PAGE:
6. Gas-phase noncovalent functionalization of carbon nanotubes with a Ni(II) tetraaza[14]annulene complex

    International Nuclear Information System (INIS)

    Basiuk, Vladimir A.; Henao-Holguín, Laura Verónica; Álvarez-Zauco, Edgar; Bassiouk, María; Basiuk, Elena V.

    2013-01-01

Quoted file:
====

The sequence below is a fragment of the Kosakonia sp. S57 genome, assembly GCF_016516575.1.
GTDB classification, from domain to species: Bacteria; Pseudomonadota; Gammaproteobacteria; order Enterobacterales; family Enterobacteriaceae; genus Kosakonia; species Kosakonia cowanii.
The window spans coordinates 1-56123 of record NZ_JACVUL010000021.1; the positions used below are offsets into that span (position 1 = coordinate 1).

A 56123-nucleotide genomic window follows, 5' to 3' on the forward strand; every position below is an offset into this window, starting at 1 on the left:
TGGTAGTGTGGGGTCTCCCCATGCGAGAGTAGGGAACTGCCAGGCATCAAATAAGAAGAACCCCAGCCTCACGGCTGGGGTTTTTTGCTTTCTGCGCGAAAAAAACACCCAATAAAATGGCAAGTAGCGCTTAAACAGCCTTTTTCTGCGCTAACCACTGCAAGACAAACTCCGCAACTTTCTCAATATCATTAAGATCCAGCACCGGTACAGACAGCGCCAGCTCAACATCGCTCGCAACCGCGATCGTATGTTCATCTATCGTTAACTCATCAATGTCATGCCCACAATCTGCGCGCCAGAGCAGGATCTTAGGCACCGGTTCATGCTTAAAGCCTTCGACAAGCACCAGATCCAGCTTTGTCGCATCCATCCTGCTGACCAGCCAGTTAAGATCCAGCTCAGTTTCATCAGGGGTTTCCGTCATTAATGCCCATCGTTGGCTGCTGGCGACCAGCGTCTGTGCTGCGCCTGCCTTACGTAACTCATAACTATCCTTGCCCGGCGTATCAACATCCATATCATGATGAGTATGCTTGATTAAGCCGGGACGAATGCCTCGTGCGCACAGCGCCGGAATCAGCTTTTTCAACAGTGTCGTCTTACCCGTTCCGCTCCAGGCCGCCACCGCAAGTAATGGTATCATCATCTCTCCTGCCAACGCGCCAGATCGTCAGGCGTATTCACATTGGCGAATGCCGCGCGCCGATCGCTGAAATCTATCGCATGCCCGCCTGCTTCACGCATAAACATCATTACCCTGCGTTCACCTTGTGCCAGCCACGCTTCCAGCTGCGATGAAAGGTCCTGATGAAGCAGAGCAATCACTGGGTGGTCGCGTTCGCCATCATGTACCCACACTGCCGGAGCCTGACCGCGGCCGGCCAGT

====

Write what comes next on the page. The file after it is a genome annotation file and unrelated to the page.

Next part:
The noncovalent functionalization of carbon nanotubes (CNTs) with aromatic polyazamacrocyclic compounds, based on π–π-interactions, keeps the intrinsic electronic structure of CNTs totally intact and allows for combining unique properties of the two interacting components. In addition to porphyrins and phthalocyanines, there are other, simpler compounds exhibiting similar properties, potentially useful for photovoltaic, catalytic and electrochemical applications: for example, tetraaza[14]annulenes. Many of them are highly thermally stable, which makes it possible to employ physical vapor deposition for the preparation of macrocycle–nanotube hybrids. One of such compounds is Ni(II) complex of 5,7,12,14-tetramethyldibenzo-1,4,8,11-tetraazacyclotetradeca-3,5,7,10,12, 14-hexaene (also called Ni(II)-tetramethyldibenzotetraaza[14]annulene, or NiTMTAA for simplicity). In the present work, we attempted the noncovalent functionalization of both single-walled and multi-walled CNTs with NiTMTAA in the gas phase at two selected temperatures of 220 and 270 °C, which does not require the use of organic solvents and therefore can be considered as ecologically friendly. The nanohybrids obtained were characterized by means of scanning and transmission electron microscopy, energy dispersive X-ray, Fourier-transform infrared and Raman spectroscopy, as well as thermogravimetric analysis. An additional insight into the structure of adsorption complexes of NiTMTAA on CNTs was provided from density functional theory and molecular mechanics calculations.